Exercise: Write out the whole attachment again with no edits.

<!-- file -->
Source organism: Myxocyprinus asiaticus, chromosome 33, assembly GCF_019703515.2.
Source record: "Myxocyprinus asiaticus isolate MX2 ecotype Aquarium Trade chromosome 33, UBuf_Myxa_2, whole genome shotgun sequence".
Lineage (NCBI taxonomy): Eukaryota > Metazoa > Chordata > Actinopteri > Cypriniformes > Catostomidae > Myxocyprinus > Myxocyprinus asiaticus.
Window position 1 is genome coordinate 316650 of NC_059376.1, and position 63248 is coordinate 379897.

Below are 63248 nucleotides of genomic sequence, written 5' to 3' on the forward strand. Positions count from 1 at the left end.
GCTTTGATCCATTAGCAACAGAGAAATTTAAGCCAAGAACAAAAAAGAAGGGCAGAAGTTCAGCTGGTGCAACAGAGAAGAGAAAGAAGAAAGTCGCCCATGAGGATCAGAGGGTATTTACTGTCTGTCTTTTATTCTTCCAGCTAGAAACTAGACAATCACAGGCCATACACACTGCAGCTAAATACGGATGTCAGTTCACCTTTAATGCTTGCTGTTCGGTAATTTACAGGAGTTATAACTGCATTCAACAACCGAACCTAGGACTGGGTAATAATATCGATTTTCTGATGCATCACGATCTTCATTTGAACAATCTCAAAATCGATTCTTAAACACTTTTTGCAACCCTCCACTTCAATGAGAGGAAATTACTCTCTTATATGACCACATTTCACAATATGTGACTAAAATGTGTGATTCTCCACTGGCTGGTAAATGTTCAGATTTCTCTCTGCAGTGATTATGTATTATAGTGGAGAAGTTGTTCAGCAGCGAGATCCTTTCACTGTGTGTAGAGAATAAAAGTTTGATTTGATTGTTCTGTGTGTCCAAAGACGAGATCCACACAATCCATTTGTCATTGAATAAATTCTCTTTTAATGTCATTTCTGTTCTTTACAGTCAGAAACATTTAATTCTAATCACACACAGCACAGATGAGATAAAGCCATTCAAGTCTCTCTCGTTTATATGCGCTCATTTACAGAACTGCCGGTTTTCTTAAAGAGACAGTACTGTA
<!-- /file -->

Source organism: Myxocyprinus asiaticus, chromosome 33, assembly GCF_019703515.2.
Source record: "Myxocyprinus asiaticus isolate MX2 ecotype Aquarium Trade chromosome 33, UBuf_Myxa_2, whole genome shotgun sequence".
Lineage (NCBI taxonomy): Eukaryota > Metazoa > Chordata > Actinopteri > Cypriniformes > Catostomidae > Myxocyprinus > Myxocyprinus asiaticus.
Window position 1 is genome coordinate 316650 of NC_059376.1, and position 63248 is coordinate 379897.

Below are 63248 nucleotides of genomic sequence, written 5' to 3' on the forward strand. Positions count from 1 at the left end.
GCTTTGATCCATTAGCAACAGAGAAATTTAAGCCAAGAACAAAAAAGAAGGGCAGAAGTTCAGCTGGTGCAACAGAGAAGAGAAAGAAGAAAGTCGCCCATGAGGATCAGAGGGTATTTACTGTCTGTCTTTTATTCTTCCAGCTAGAAACTAGACAATCACAGGCCATACACACTGCAGCTAAATACGGATGTCAGTTCACCTTTAATGCTTGCTGTTCGGTAATTTACAGGAGTTATAACTGCATTCAACAACCGAACCTAGGACTGGGTAATAATATCGATTTTCTGATGCATCACGATCTTCATTTGAACAATCTCAAAATCGATTCTTAAACACTTTTTGCAACCCTCCACTTCAATGAGAGGAAATTACTCTCTTATATGACCACATTTCACAATATGTGACTAAAATGTGTGATTCTCCACTGGCTGGTAAATGTTCAGATTTCTCTCTGCAGTGATTATGTATTATAGTGGAGAAGTTGTTCAGCAGCGAGATCCTTTCACTGTGTGTAGAGAATAAAAGTTTGATTTGATTGTTCTGTGTGTCCAAAGACGAGATCCACACAATCCATTTGTCATTGAATAAATTCTCTTTTAATGTCATTTCTGTTCTTTACAGTCAGAAACATTTAATTCTAATCACACACAGCACAGATGAGATAAAGCCATTCAAGTCTCTCTCGTTTATATGCGCTCATTTACAGAACTGCCGGTTTTCTTAAAGAGACAGTACTGTA